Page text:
Me­tal­head Va. del­e­gate takes on Tick­et­mas­ter

The Washington Post Sunday - - METRO - BY LAURA VOZZELLA

rich­mond — Vir­ginia state Del. David B. Albo — Re­pub­li­can, fam­ily man, me­tal­head — has a beef with Tick­et­mas­ter.

Albo (Fair­fax) forked over $400 for two tick­ets to see Iron Maiden, then re­al­ized that the con­cert con­flicted with a fam­ily va­ca­tion.

Only then did he learn the tick­ets came with strings at­tached that pro­hib­ited him from re­selling them on his own — or even giv­ing them away to a friend. For cer­tain re­stricted tick­ets, the con­cert­goer must present, at the door, photo iden­ti­fi­ca­tion or the credit card used in the pur­chase.

“You think I’m go­ing to give one of my friends my credit card? No,” he said. “That con­cert would cost me an­other $200 in beer. So I had to eat it.”

Albo brought this tale to the floor of Vir­ginia’s House of Del­e­gates, go­ing pub­lic with ad­mit­tedly eye­brow-rais­ing mu­si­cal in­cli­na­tions as he pushed his

Ticket Re­sale Rights Act. His bill would pre­vent ticket-sell­ers from im­pos­ing re­sale re­stric­tions. It also would make it il­le­gal for event venues to deny ad­mis­sion to peo­ple who pur­chased tick­ets on the sec­ondary mar­ket.

The House will vote on the bill Mon­day.

Only two other states — New York and Colorado — have sim­i­lar laws, Albo said. But more could be on the way. With the growth of StubHub, Craigslist and other re­sale plat­forms, as well as the rise of com­put­eras­sisted scalp­ing, con­cert and sports venues have be­gun guard­ing their re­sale rights more jeal­ously.

Tick­et­mas­ter and sis­ter com­pany LiveNa­tion, which op­er­ates venues and pro­motes shows, say the mea­sure would hurt con­sumers by mak­ing it eas­ier for scalp- ers to op­er­ate.

“This scalper friendly leg­is­la­tion is harm­ful to ev­ery sports and mu­sic fan in the Com­mon­wealth, and the bill should be re­jected just as it has been in other states across the coun­try,” a Tick­et­mas­ter rep­re­sen­ta­tive said via email.

Tray Adams, a prom­i­nent Rich­mond lob­by­ist hired by LiveNa­tion, said re­sale re­stric­tions are im­posed on only a small share of tick­ets, per­haps 1,500 of the best seats in a 20,000-seat venue. He said those are the tick­ets scalpers try to buy in bulk be­cause they fetch the high­est price on the sec­ondary mar­ket.

“We do think credit-card en­try is an ef­fec­tive tool to deal with scalpers,” he said. “Last year we stopped 15 bil­lion — with ab — com­put­er­ized scalp­ing at­tempts.”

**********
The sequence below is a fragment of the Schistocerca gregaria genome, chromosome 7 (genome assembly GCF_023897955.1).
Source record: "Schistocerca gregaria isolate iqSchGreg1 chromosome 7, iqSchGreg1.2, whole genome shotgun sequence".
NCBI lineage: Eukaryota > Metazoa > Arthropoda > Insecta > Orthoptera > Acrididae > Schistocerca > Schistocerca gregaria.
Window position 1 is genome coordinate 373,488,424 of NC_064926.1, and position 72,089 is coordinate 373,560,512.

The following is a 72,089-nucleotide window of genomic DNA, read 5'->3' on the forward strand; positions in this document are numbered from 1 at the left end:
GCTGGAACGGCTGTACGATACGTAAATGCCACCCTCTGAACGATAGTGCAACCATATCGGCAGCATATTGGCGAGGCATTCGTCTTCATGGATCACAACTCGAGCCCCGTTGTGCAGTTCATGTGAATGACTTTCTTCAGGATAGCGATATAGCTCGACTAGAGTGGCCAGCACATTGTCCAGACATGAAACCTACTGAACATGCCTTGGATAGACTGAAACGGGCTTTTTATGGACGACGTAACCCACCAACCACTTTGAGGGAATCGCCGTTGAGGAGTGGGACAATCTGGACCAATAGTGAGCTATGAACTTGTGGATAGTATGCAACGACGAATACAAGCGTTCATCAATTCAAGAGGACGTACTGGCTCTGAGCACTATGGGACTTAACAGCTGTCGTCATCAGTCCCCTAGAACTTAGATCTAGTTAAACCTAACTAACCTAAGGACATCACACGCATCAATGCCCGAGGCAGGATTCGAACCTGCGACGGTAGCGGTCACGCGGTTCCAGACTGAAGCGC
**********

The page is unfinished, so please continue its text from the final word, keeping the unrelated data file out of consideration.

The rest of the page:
But Albo said that the bill would help con­sumers, given Tick­et­mas­ter’s near-monopoly over big-venue ticket sales na­tion­wide. The com­pany al­lows ticket-hold­ers, for a fee, to re­sell at face value through the Tick­et­mas­ter web­site — some­thing Albo at­tempted to do with his Iron Maiden tick­ets. But if the tick­ets do not sell there, the holder has no other op­tion.

“You can’t go on Craigslist, can’t go to StubHub. You can’t give it to a friend,” he said. “You have to sell it on their web­site.”

Albo ac­knowl­edged that the Tick­et­mas­ter site warned him about re­sale re­stric­tions when he made his pur­chase, but “all that blah, blah, blah stuff you just click through” did not make an im­pres­sion on him, even as a lawyer.

No one ar­gued against Albo’s bill when he pre­sented it to the House on Fri­day. Albo used the oc­ca­sion to of­fer col­leagues in­sight into this mu­si­cal taste, ac­knowl­edg­ing that his fond­ness for heavy metal runs counter to the classic GOP pro­file.

Albo plays gui­tar and bass in a band that head­lines his “Al­bopalooza” fundrais­ers. But the band plays classic rock. Not heavy metal.

“One thing my wife, Rita, will tell you that she did not know about me when we got mar­ried is — she fig­ured, Re­pub­li­can, lawyer, straight-[laced] guy,” he said. “She did not know that I am a me­tal­head. I love this stuff.”

He traced his fond­ness for the band to his high school years. In the or­nate House cham­ber, he held aloft an im­age of Iron Maiden’s zom­bielike mas­cot, Ed­die.

“This here is a pic­ture of Ed­die,” Albo said. “And Ed­die ap­pears on ev­ery Iron Maiden al­bum. And if you are in the high school band, Na­tional Honor So­ci­ety and got cut from ev­ery sport you tried out for, Ed­die is all you had in 1979.”


Del. David B. Albo (R-Fair­fax), left, talks with Del. J. Ran­dall Minchew (R-Loudoun) on Fri­day at the Capi­tol in Rich­mond.

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